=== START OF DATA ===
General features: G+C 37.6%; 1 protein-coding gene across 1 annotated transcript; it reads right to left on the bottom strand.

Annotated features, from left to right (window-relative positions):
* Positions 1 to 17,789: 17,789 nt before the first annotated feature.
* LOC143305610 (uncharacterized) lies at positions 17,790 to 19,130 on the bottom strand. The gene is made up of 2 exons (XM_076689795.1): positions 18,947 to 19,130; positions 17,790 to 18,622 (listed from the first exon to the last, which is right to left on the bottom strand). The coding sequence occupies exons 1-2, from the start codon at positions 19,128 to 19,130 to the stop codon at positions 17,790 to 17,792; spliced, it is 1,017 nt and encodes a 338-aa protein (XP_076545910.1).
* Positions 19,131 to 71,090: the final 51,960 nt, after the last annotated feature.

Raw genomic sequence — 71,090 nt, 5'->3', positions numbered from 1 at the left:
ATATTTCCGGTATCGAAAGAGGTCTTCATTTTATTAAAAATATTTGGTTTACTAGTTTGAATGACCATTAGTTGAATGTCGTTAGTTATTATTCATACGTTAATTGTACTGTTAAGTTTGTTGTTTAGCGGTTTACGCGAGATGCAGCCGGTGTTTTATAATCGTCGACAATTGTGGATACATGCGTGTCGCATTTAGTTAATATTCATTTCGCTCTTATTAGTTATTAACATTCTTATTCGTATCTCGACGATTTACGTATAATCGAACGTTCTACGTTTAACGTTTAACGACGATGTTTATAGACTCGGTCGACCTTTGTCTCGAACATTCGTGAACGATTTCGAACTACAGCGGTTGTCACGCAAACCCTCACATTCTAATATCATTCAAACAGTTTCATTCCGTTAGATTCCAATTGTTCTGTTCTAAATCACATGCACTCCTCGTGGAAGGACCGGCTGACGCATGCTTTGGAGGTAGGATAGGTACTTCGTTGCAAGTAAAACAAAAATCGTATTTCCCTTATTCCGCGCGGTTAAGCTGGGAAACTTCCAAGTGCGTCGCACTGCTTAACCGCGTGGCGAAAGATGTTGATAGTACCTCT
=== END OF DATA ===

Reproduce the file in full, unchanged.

General features: G+C 37.6%; 1 protein-coding gene across 1 annotated transcript; it reads right to left on the bottom strand.

Annotated features, from left to right (window-relative positions):
* Positions 1 to 17,789: 17,789 nt before the first annotated feature.
* LOC143305610 (uncharacterized) lies at positions 17,790 to 19,130 on the bottom strand. The gene is made up of 2 exons (XM_076689795.1): positions 18,947 to 19,130; positions 17,790 to 18,622 (listed from the first exon to the last, which is right to left on the bottom strand). The coding sequence occupies exons 1-2, from the start codon at positions 19,128 to 19,130 to the stop codon at positions 17,790 to 17,792; spliced, it is 1,017 nt and encodes a 338-aa protein (XP_076545910.1).
* Positions 19,131 to 71,090: the final 51,960 nt, after the last annotated feature.

Raw genomic sequence — 71,090 nt, 5'->3', positions numbered from 1 at the left:
ATATTTCCGGTATCGAAAGAGGTCTTCATTTTATTAAAAATATTTGGTTTACTAGTTTGAATGACCATTAGTTGAATGTCGTTAGTTATTATTCATACGTTAATTGTACTGTTAAGTTTGTTGTTTAGCGGTTTACGCGAGATGCAGCCGGTGTTTTATAATCGTCGACAATTGTGGATACATGCGTGTCGCATTTAGTTAATATTCATTTCGCTCTTATTAGTTATTAACATTCTTATTCGTATCTCGACGATTTACGTATAATCGAACGTTCTACGTTTAACGTTTAACGACGATGTTTATAGACTCGGTCGACCTTTGTCTCGAACATTCGTGAACGATTTCGAACTACAGCGGTTGTCACGCAAACCCTCACATTCTAATATCATTCAAACAGTTTCATTCCGTTAGATTCCAATTGTTCTGTTCTAAATCACATGCACTCCTCGTGGAAGGACCGGCTGACGCATGCTTTGGAGGTAGGATAGGTACTTCGTTGCAAGTAAAACAAAAATCGTATTTCCCTTATTCCGCGCGGTTAAGCTGGGAAACTTCCAAGTGCGTCGCACTGCTTAACCGCGTGGCGAAAGATGTTGATAGTACCTCT